There's a lot more to Christmas than unwrapping gifts and decorating the house. It’s an age-old celebration with centuries of tradition and meaning behind it. So take a breather from the craziness this holiday season and learn some of these fun facts about Christmas. They'll come in handy next time your family's playing a game of trivia.
Though Christmas celebrates the birth of Jesus Christ, there is in the Bible. (Most historians believe he was actually born in the spring.) It didn't become the official holiday until the third century. Some argue that the date was picked because it coincided with the pagan festival of Saturnalia, which honored the agricultural god Saturn by celebrating and gift-giving.
The origin of Christmas trees goes all the way back to ancient Egyptians and Romans, who marked the winter solstice with evergreens as a reminder of spring, according to . But it wasn't until Prince Albert of Germany introduced the tree to his new wife, Queen Victoria of England, that the tradition took off. A drawing of the couple in front of a Christmas tree appeared in back in 1848, and royal fever did its work.
Sure, you probably knew that the idea of Santa Claus came from . According to legend, the fourth-century Christian bishop gave away his abundant inheritance to help the needy and from servitude. As his story spread, his name became Sinter Klaas in Dutch, which later morphed into Santa Claus.
According to , Santa used to look a lot less jolly — even spooky. When the company hired an illustrator named Haddon Sundblom in 1931 to create images of Santa for magazine advertisements, the warm and friendly Santa we know today was born.
According to legend, it came from the tale of a poor man who couldn't afford his three daughters dowries. Apparently St. Nick down their chimney one night so that the eldest could get married — but it fell into a stocking that was drying by the fire!
James Lord Pierpont called "One Horse Open Sleigh" and performed it at his church's Thanksgiving concert. Then in 1857, the song was re-published under the title it has today, and eventually became one of the most popular Christmas songs. Bonus fact: It was also the first song broadcast from space. On December 16, 1965, the Gemini 6 crew serenaded Mission Control after they reported seeing a "red-suited" astronaut.
Although the Jamestown settlers created the first American batch of eggnog, by the time the Puritans settled Boston, Christmas was outlawed. (The word nog comes from the word grog; that is, any drink made with rum.) From 1659 to 1681, you'd face a fine for celebrating the once-pagan day. And after the Revolutionary War, the new Congress found the day so unimportant that they held the first session on December 25, 1789. It wasn't proclaimed a for nearly another century.
From hanging lights on ladders to taking a roast out of the oven, making merry can prove hazardous. In fact, the estimates that 14,700 people visit hospital emergency rooms each November and December from holiday-related decorating accidents. To top it off, dried Christmas trees spark about a hundred fires, cause an average of 10 deaths, and result in $15.7 million in property damage. Are you convinced to switch to an artificial Christmas tree yet?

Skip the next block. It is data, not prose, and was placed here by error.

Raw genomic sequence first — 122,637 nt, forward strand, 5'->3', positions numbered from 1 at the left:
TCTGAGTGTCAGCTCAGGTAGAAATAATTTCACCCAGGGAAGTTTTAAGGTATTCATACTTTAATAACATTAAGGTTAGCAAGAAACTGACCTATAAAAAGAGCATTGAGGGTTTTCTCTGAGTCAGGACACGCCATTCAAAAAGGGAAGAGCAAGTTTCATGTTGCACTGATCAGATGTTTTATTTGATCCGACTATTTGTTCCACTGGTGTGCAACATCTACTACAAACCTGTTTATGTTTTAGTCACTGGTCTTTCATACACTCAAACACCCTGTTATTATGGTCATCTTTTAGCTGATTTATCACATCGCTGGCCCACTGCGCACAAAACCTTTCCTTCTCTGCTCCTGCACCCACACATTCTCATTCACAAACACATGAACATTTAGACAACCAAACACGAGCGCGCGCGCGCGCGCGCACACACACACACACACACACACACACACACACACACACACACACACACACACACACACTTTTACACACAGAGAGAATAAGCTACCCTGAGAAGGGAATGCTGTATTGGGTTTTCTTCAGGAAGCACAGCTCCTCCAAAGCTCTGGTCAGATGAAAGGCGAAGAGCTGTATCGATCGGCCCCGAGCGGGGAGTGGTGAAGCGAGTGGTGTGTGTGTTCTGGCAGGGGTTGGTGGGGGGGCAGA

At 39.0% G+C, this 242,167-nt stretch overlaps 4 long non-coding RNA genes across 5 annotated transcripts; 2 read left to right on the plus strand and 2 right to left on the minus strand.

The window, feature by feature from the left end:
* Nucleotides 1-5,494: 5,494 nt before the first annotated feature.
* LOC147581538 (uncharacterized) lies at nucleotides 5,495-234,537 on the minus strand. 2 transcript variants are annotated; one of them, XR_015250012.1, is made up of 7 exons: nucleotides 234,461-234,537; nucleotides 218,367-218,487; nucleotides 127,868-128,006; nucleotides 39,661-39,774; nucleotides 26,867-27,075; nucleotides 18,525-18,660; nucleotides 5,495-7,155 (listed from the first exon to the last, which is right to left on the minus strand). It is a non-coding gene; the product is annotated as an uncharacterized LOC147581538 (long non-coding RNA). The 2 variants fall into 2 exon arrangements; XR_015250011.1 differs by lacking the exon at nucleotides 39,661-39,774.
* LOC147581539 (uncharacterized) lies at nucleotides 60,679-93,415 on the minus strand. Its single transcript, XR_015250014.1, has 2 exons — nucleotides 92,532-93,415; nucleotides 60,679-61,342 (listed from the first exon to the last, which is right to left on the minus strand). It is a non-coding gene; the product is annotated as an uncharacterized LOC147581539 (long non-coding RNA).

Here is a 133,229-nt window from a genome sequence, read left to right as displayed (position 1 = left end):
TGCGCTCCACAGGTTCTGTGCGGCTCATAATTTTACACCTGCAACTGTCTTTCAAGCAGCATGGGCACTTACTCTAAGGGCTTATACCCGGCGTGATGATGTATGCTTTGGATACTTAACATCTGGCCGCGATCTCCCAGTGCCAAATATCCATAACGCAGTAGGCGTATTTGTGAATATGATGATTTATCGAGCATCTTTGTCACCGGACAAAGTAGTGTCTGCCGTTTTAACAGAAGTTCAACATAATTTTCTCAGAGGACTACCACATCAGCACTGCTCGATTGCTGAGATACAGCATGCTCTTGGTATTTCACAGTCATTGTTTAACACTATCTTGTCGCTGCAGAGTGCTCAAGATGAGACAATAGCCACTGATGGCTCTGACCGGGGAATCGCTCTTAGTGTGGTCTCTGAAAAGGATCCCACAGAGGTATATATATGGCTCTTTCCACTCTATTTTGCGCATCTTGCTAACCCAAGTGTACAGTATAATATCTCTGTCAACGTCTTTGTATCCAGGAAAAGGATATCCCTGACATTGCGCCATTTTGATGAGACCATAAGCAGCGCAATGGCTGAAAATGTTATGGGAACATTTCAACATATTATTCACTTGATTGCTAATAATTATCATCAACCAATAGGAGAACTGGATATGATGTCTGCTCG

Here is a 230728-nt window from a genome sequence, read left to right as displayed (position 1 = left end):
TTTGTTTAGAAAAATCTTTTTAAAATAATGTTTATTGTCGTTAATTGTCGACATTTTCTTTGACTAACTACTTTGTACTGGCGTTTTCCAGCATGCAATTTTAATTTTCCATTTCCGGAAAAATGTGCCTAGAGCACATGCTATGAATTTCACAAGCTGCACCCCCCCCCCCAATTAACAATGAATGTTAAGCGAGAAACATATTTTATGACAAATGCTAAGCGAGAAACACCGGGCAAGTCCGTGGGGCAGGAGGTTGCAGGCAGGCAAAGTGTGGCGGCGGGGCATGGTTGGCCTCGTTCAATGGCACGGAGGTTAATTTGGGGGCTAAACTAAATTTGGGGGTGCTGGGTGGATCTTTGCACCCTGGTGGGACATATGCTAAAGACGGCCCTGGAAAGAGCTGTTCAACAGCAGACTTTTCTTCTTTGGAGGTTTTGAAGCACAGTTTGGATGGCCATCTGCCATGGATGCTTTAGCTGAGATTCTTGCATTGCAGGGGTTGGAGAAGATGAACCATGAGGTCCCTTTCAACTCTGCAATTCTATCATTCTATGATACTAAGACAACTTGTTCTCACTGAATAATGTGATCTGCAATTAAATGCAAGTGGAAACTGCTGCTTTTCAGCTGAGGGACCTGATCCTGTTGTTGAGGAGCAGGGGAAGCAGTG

Every year, letters to Santa Claus flood post offices across the world. Some Canadian Post Office workers even started answering them — but as more letters arrived, they set up a special zip code for Santa as part of a literacy initiative. The zip code? HOH OHO.
According to , the word "Christianity" was spelled "Xianity" as far back as 1100. X, or Chi, in Greek is the first letter of "Christ" and served as a symbolic stand-in. In 1551, the holiday was called "Xtemmas" but eventually shortened to "Xmas."
Between Thanksgiving and New Year's Day last year, the delivered an estimated 850 million packages — in addition to 15 billion pieces of mail.
That explains all those packages the U.S. Postal Service has to deliver. Additionally, the found that less people think of Christmas as a religious holiday nowadays. Only 51% of those people who celebrate attend church on Christmas.
According to the findings in 2017, consumers say they'll spend $967.13 for the holidays on average. For 2018, total in November and December are expected to hit $717.45 billion.
The holiday flora is an ancient symbol of fertility and virility — and the Druids believed it was an actual . (So thank them at the next awkward holiday function.) The name itself even has a funny meaning: Mistle thrush birds eat the plant's berries, digest the seeds, and then the droppings eventually grow into new plants. So, the Germanic word for mistletoe literally means ."
The dinner debate rages on. Searches for "ham" and "turkey" both spike during the month of December, according to . (Though it's nowhere near how frequently "turkey" is hunted for online in November!) But despite the popularity of both festive entrees, spiral-cut ham remains the more popular choice for a Christmas table.
The says a choirmaster originally gave the candies to young children so they'd stay quiet during long church services. But when a German-Swedish immigrant decorated his tree with candy canes in 1847, they became popular as a Christmas candy.